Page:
Nashville Film Festival 2009: Documentary Shorts
Hey, Y'all! Longtime readers know that I have a weakness for that locution anyway, but it's even more apropos while I'm ensconced down here in Music City, serving as a juror with my soul brother Nathaniel on the Competition Jury for Short Films at the Nashville Film Festival. With two grandparents, an uncle and his fabulous wife, and two of the most life-changing teachers I ever had all living in Nashville, I arrived here with an already overflowing fondness for the city. And don't get me started on Dolly Parton or barbecue or Southern accents: a warm xoxo, to all of the above.
All of that notwithstanding, I have to say that the remarkable breadth, depth, and professionalism of the festivalwhere almost everything has been shown on celluloid projection, despite the huge cost incentives to project from DVDhas endeared the city even more to me. Of course no film festival of any size can avoid a few clinkers, and a bad movie without the ameliorating polish of a high budget, even if it's less existentially offensive than a bankrupt blockbuster, can be a sadder affair to sit through. But that hasn't happened to me much, and what's more, I'm not much interested in writing about the movies that felt that way to me. Not everything is for everybody, and having taken in as many films as I havealong with Nathaniel and our fellow juror, Jett Loe of The Film TalkI'm going to short-change the middle and the back of this diverse pack and tell you a little about the best films I've seen, making some room, too, for some shorts that I didn't love but that one or both of my fellow jurors got excited about. (As per usual, Nathaniel has more than gotten the jump on me with his whole series of NaFF-related posts, which you should definitely peruse.)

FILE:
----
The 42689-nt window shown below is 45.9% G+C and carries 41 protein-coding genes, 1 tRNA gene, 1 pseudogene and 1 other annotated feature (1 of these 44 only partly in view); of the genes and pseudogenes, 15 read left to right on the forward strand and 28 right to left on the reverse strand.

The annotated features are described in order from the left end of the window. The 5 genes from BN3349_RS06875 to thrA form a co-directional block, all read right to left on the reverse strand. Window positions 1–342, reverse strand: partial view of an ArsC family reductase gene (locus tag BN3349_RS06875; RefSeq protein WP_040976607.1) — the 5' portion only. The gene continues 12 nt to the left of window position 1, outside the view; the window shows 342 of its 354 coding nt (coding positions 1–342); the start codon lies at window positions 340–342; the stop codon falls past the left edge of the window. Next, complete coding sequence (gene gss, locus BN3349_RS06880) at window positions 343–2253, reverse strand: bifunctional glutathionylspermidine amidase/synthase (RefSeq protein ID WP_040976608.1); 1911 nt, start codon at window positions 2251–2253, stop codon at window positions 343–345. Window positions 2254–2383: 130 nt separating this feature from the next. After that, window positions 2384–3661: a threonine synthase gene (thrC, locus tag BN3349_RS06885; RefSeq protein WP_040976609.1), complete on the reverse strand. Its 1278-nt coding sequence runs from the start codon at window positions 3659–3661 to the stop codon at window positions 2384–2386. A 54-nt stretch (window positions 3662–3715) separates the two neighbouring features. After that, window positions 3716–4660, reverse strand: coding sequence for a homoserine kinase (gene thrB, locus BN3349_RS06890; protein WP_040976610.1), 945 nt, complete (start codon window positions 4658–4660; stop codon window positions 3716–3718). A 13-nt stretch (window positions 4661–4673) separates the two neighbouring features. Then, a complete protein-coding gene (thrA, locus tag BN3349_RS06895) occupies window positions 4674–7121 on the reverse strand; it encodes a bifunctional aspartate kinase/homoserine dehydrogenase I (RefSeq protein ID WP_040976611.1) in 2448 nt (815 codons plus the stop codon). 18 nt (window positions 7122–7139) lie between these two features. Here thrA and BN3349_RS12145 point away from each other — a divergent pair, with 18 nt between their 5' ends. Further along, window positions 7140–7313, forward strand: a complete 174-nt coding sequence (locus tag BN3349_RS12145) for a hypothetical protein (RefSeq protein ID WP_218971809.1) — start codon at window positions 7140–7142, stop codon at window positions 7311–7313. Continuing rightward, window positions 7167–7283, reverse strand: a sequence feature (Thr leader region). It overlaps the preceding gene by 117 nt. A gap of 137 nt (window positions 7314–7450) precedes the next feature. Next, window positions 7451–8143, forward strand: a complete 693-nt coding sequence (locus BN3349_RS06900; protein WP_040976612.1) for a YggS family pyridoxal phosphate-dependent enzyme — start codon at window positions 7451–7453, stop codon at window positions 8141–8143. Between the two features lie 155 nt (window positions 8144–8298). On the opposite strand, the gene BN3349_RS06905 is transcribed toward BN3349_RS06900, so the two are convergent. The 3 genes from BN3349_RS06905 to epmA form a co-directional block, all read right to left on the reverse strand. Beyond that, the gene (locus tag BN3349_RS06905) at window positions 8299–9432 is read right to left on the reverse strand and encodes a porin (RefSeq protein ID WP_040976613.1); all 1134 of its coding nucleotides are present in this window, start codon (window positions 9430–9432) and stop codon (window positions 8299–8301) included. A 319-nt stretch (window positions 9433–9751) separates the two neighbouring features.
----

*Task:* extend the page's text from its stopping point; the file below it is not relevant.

Let's start with the Documentary Shorts, where the clear front-runner for me was always our eventual Jury Prize winner:
The Witness: From the Balcony of Room 306
(32 min., USA; IMDB)
Director Adam Petrofsky's film, which earned an Oscar nomination this winter and has been playing on rotation on HBO, chronicles much more than the assassination of Dr. Martin Luther King, Jr., at the Lorraine Hotel in Memphis, TN. Centering on the testimony of the Rev. Samuel "Billy" Kyles, who was one of King's companions during the last, incongruously casual hour of his life and then stood by his side as he was gunned down, The Witness encompasses a rich, detailed evocation of the Sanitation Workers' strike playing out in Memphis at that time, and for which reason King had twice traveled to the city to lend public, moral, and rhetorical support. Kyles speaks directly to the audience (via an offscreen interviewer) but this footage is cross-cut with his sermonic delivery of the same tale, so that its alternate inflections as personal memory and public parable are both fused and subtly contrasted. Invaluable, corroborating impressions are registered by Maxine Smith and Dr. Benjamin Hooks of the NAACP leadership in Memphis and from striking garbage collector Taylor Rogers, all of whom impress upon the film's audience that King's vigilante execution had less to do with racial bigotry (though of course the two are perpetually bound up) than with his emergence as a critic of and agitator against economic disparity and the grotesquely uneven distribution of wealth in the U.S.A.